World Library  
Flag as Inappropriate
Email this Article

Domino effect

Article Id: WHEBN0000008286
Reproduction Date:

Title: Domino effect  
Author: World Heritage Encyclopedia
Language: English
Subject: Mathematical induction, Reference desk/Archives/Humanities/2007 October 5, Butterfly effect, Causality, 2010 Tonight Show conflict
Collection: Causality, Metaphors Referring to Objects
Publisher: World Heritage Encyclopedia

Domino effect

Domino effect events
(Top) Dominoes are standing. (Bottom) Dominoes are in motion.

A domino effect or chain reaction is the cumulative effect produced when one event sets off a chain of similar events.[1] The term is best known as a mechanical effect, and is used as an analogy to a falling row of dominoes. It typically refers to a linked sequence of events where the time between successive events is relatively small. It can be used literally (an observed series of actual collisions) or metaphorically (causal linkages within systems such as global finance or politics).

See also

Relevant physical theory:

Mathematical theory

Political theory

Appearances in media

  • Domino Day – world record attempt for the highest number of toppling domino stones.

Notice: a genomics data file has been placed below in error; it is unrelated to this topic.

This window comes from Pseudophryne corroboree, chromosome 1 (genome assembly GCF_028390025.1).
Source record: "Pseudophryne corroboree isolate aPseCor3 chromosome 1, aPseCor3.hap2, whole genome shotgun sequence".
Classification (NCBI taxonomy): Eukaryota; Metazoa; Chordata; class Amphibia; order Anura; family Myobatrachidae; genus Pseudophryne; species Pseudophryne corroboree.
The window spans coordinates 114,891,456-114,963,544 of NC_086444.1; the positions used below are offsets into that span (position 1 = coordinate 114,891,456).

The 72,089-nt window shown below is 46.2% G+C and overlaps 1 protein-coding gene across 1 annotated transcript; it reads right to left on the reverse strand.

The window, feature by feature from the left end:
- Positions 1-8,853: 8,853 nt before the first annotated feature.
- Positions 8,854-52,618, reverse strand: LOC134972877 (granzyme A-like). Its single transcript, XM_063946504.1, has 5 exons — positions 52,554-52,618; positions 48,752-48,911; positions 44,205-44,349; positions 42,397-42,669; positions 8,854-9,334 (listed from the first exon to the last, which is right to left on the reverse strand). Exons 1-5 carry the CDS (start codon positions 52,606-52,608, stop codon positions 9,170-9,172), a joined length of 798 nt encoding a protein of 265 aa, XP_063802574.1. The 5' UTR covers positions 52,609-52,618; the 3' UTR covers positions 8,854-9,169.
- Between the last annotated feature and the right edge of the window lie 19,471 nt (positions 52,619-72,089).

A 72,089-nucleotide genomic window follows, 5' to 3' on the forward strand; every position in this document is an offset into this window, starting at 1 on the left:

1. ^
  • Impact Mechanics, W. J. Stronge, Cambridge University Press, 2004, ISBN 0-521-60289-0, ISBN 978-0-521-60289-1
This article was sourced from Creative Commons Attribution-ShareAlike License; additional terms may apply. World Heritage Encyclopedia content is assembled from numerous content providers, Open Access Publishing, and in compliance with The Fair Access to Science and Technology Research Act (FASTR), Wikimedia Foundation, Inc., Public Library of Science, The Encyclopedia of Life, Open Book Publishers (OBP), PubMed, U.S. National Library of Medicine, National Center for Biotechnology Information, U.S. National Library of Medicine, National Institutes of Health (NIH), U.S. Department of Health & Human Services, and, which sources content from all federal, state, local, tribal, and territorial government publication portals (.gov, .mil, .edu). Funding for and content contributors is made possible from the U.S. Congress, E-Government Act of 2002.
Crowd sourced content that is contributed to World Heritage Encyclopedia is peer reviewed and edited by our editorial staff to ensure quality scholarly research articles.
By using this site, you agree to the Terms of Use and Privacy Policy. World Heritage Encyclopedia™ is a registered trademark of the World Public Library Association, a non-profit organization.

Copyright © World Library Foundation. All rights reserved. eBooks from Project Gutenberg are sponsored by the World Library Foundation,
a 501c(4) Member's Support Non-Profit Organization, and is NOT affiliated with any governmental agency or department.